Starting a great conversation – Farewell and Thanks, Shaira Panela

This week we were delighted to go truly international on Real Scientists, hosting science journalist Shaira Panela, who hails from the beautiful islands of the Philippines. Right off the mark, Shai was bombarded with questions about her country and her work as a science journalist.  Coming from a science degree, Shai actually started out wanting to be a pilot but ended up being a reporter. Being a journo is something she is clearly REALLY GOOD at since she won a LaSallian Scholar Award for her reporting on Circus Science!


Brilliant work, Shai!  The work awarded was a 2-part series on science and technology education: Part 1 and Part 2

While talking about the challenges of increasing awareness of science and science journalism in the Philippines, Shai also started a great conversation about science communication and engagement.  I think it’s been one of the most wide-ranging discussions we’ve had on Real Scientists so far and refreshing to have a direct discussion between a journalist and scientists and the public on the challenges of reporting. As Shai pointed out, journalists are taught to be skeptical of everything. This is one thing journalists have in common with science.

Shai gave us a great feel for the rhythm of the newsroom and of what life in Manila is like, from taking the train reading a Stephen Hawking biography to covering an ASEAN workshop on climate change.

So many thanks to Shaira for her excellent week at Real Scientists. We always say that our most recent curator is our favourite so far, and it still stands true.  All the best with the continuing work and please be sure to follow Shai on her adventures on her twitter account, @ShaiPanela. You can also catch up with the weeks tweets through our Storifys: Part 1 and Part 2

Next up, we welcome Sam Arman, palaeontologist!

From the Philippines, Shaira Panela, science journalist joins Real Scientists

From Sydney, Australia to the Philippines, this week Real Scientists heads to South East Asia to spend the week with science  journalist, researcher and producer Shaira Panela/@ShaiPanela.


Shai started out studying for a science degree, when she was bitten by the journalism bug as a Sophomore in college.  After completing her degree, Shai found herself employed as a staff writer/reporter for a non-government organization called Center for Media Freedom and Responsibility (CMFR).  In Shai’s own words:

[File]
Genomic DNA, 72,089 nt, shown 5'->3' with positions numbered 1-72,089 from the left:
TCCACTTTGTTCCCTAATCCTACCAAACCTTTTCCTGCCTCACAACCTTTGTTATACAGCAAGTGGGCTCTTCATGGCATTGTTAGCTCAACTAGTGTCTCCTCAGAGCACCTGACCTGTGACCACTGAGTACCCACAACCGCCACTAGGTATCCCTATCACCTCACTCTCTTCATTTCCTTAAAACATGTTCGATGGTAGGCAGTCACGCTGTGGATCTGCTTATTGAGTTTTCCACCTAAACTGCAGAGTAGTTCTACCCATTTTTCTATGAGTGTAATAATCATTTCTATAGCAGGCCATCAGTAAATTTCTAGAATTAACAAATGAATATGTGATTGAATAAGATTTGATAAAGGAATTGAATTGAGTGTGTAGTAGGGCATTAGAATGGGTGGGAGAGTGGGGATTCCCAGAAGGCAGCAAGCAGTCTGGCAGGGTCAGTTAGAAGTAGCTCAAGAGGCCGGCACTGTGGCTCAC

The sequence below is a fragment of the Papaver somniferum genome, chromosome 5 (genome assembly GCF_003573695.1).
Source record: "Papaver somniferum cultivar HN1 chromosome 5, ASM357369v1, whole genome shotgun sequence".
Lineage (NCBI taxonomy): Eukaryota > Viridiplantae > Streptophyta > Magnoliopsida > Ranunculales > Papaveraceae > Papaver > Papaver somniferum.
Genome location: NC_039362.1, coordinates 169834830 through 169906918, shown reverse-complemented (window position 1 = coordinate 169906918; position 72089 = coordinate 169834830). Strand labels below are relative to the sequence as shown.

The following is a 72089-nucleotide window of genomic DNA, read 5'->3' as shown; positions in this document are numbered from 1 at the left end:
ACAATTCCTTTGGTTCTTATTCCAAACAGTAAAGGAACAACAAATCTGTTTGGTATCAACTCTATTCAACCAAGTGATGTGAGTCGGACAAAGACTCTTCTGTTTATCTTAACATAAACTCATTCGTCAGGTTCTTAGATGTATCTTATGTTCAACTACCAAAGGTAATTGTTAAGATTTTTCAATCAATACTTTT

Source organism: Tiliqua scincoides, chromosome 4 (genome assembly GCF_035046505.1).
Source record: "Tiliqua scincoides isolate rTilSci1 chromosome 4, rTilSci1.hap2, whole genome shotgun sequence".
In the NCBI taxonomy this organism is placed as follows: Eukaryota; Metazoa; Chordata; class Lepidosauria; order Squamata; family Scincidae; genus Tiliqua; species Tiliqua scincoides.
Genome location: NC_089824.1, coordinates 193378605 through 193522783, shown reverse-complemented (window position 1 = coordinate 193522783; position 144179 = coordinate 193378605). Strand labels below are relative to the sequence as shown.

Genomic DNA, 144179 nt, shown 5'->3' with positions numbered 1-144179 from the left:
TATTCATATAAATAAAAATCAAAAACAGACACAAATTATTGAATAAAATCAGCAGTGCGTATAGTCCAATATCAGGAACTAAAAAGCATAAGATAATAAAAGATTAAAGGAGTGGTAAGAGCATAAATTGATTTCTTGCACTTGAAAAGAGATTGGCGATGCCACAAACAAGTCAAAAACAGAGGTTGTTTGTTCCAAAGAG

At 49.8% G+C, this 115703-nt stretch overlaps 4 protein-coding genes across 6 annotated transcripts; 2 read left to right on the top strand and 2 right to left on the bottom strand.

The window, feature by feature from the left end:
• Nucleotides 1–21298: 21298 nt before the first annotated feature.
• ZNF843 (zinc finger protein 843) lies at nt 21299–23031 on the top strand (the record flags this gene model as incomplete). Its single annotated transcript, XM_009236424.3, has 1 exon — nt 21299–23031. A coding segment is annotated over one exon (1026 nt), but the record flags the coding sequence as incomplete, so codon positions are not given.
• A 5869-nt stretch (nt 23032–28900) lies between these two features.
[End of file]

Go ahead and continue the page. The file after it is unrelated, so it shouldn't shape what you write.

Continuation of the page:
At a very young age, I was given responsibilities greater than what I expected: I head projects and manage our websites and social media accounts. But of my one-year stay in the organization, the most fulfilling project I handled with my workmates is the Journalism Asia Forum 2010 where journalists from Southeast Asian nations went to the Philippines to talk about the culture of impunity and freedom of information and their repercussion in the media practice.

After working for CMFR, I also worked at one of the biggest networks in the Philippines, GMA Network Inc. I entered the network as a researcher for some of the major news programs like 24 Oras (24 Hours) and State of the Nation with Jessica Soho.

A year ago, Shai lstarted her Master’s in Journalism Fellowship at the Asian Center for Journalism of the Ateneo de Manila University.  While at GMA:

I covered science news events of the Department of Science and Technology, other government agencies and other companies. I also tried to put into news results of the new studies and innovations by Filipino scientists all over the globe, as well as international science news like the Higgs Boson discovery, Curiosity’s landing on Mars and the likes. One of my memorable stories includes the coverage of the monsoon rains in August 2012. I realized that science stories, especially disasters and weather events need context in reporting in the Philippines because reporters who are not really into science sometimes just echo what the official sources say, without necessarily giving proper context.

At the onset of 2013, a public affairs program in the same network hired me to replace their head researcher who is currently studying in Australia. Investigative Documentaries, a program airing once a week on television, exposes corruption and explains issues not really covered by the daily grind. My work as a head researcher lies on delegating tasks to researchers, editing and supervising their research briefs and editing and fact-checking scripts.

Recently, Shai was accepted into the World Federation of Science Journalists’ mentorship program, and is mentored by  Nicky Philips, a veteran Australia-based  science journalist.

The program, Science Journalism Cooperation – Asia, aims to help aspiring science journos to improve their skills and widen their horizon. By September 24, I’ll be heading to Vietnam for our first face-to-face meeting together with the rest of the participants.

My ultimate goal is to be a science reporter and to promote science journalism in the country as I believe that Filipinos need help from the media to increase their interest in science, technology and innovation.

Please welcome, Shai to Real Scientists!